Paw police; a day in the life of a pooch on patrol
Ever wondered what a police dog gets up to each day? If you’re curious about why police depend on our canine friends and what life looks like for a pooch on patrol, read on to find out all about a day in the life of a police dog…
What does a typical day look like for a police dog?
General patrol police dog handlers work a variety of shifts. These include early shifts (6/7 am to 2/3 pm) late shifts (2/3 pm to 10/11 pm) and night shifts (10/11 pm to 6/7 am). However, some police forces allow their dog handlers to work a seven hour shift, which gives them one hour to feed their dog(s) and clean the kennel.
Police dogs are very active and so they need a well-balanced diet to meet their increased energy and dietary needs. Foods that have a high percentage of meat, such as Meatiful sausages, are great for working dogs; they massively benefit from the extra protein as it helps with their energy levels.
Before each shift starts, handlers are required to feed their dog and allow plenty of time for their food to digest properly before starting their duties. This is very important – if dogs don’t have enough time for their food to digest before carrying out any strenuous exercise, it can lead to health complications. Once they have had enough time for their food to settle, police dog handlers will start their shift.
For each police dog the working day will look very different, depending on their area of specialism. General purpose police dogs can be used in search situations and help detect human scents from hundreds of yards away. Along with their handler, police dogs are able to navigate bushes and woodland much more quickly and efficiently than humans, saving lots of police time. They generally search for missing people, offenders and sometimes bits of evidence.
Tactical firearms dogs are highly trained to work with the firearms teams. A special camera is attached to the dog’s head, which allows the responding officers to see inside a building where they suspect a suspect might be hiding.
Cash dogs and drug detection dogs are both trained to find large amounts of money or drugs that a criminal may have hidden. As part of their duties, they are required to search vehicles, buildings and other open areas to find what they are looking for.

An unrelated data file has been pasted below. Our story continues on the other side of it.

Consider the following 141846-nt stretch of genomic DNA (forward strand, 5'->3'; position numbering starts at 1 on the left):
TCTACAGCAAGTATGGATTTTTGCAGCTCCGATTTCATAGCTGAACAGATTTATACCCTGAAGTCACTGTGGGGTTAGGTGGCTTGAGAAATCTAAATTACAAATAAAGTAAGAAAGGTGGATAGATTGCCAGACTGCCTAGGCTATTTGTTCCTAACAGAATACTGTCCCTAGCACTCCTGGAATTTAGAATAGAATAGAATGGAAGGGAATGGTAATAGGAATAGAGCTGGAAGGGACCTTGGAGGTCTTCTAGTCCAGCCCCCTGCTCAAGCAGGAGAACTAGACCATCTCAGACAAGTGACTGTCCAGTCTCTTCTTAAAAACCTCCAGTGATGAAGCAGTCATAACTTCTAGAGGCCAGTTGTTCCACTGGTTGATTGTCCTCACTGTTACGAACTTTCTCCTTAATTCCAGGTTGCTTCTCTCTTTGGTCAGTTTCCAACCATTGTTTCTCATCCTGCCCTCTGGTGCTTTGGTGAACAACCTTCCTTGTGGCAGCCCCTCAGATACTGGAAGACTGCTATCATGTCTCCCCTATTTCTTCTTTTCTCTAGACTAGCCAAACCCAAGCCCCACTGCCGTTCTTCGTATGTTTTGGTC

Explosives dogs are trained to detect explosive substances. They are often used at VIP events, like special visits from a member of the royal family or the Prime Minister. The trained police dog will search an area before the visit and the event will only go ahead if the handler thinks it’s safe to do so.
Victim detection/forensic evidence recovery dogs are able to detect human blood, human tissue, teeth, bones and other bodily fluids. They are used to find crime scenes and bodies that have been buried in shallow graves.
No matter the area of specialism, each police dog and their handler must remain flexible to meet the demands of the department and a degree of night training is always expected. Operations that take place at night include public order situations and rescue operations.
How are police dogs selected?
Certain breeds are selected for different specialisms. Breeds such as German Shepherds are often used as general-purpose police dogs, while Labradors and Spaniels are used for their scenting capabilities, like tracking down drugs, arms and explosives. Dobermans, Rottweilers and Weimaraners are also used by the police but not as often due to their stubborn temperament.
Selection procedures are usually quite rigorous for dogs in the police force. Dogs under consideration to be a police dog are monitored from day one to assess their physical, psychological and mental suitability for the work. Their response to different elements of training is considered at every stage, making sure the right man (or woman!) is selected for the job.
For some dogs, the psychological challenges may be too much to cope with. For others perhaps, the physical demands are too much. All police dogs must be keen, fit and able to fulfil the role for which they have been selected.
Where do police dogs live?
Police dogs tend to live with their handlers in the family home. Officers generally have two dogs but many have more, including puppies, who may be in training. Each handler must ensure that their dogs are appropriately disciplined and in peak physical condition. Being a police dog is more than just a job, it’s a vocation for life and the partnership between dog and dog handler lasts 24 hours a day, seven days a week.
What happens when a police dog retires?
A typical working life for a dog on the force is 7 years and then they enjoy a long retirement. Once retired, the dog normally stays with their handler as they are likely to have formed an unbreakable bond over the years. They then become an ordinary pooch, enjoying family time and some much needed rest.
Some retired police dogs are rehomed with an adopted family who will give them all the love and affection they need after a successful career in the force.
Are you a police dog handler or know someone who is? Connect with us on social media to tell us more.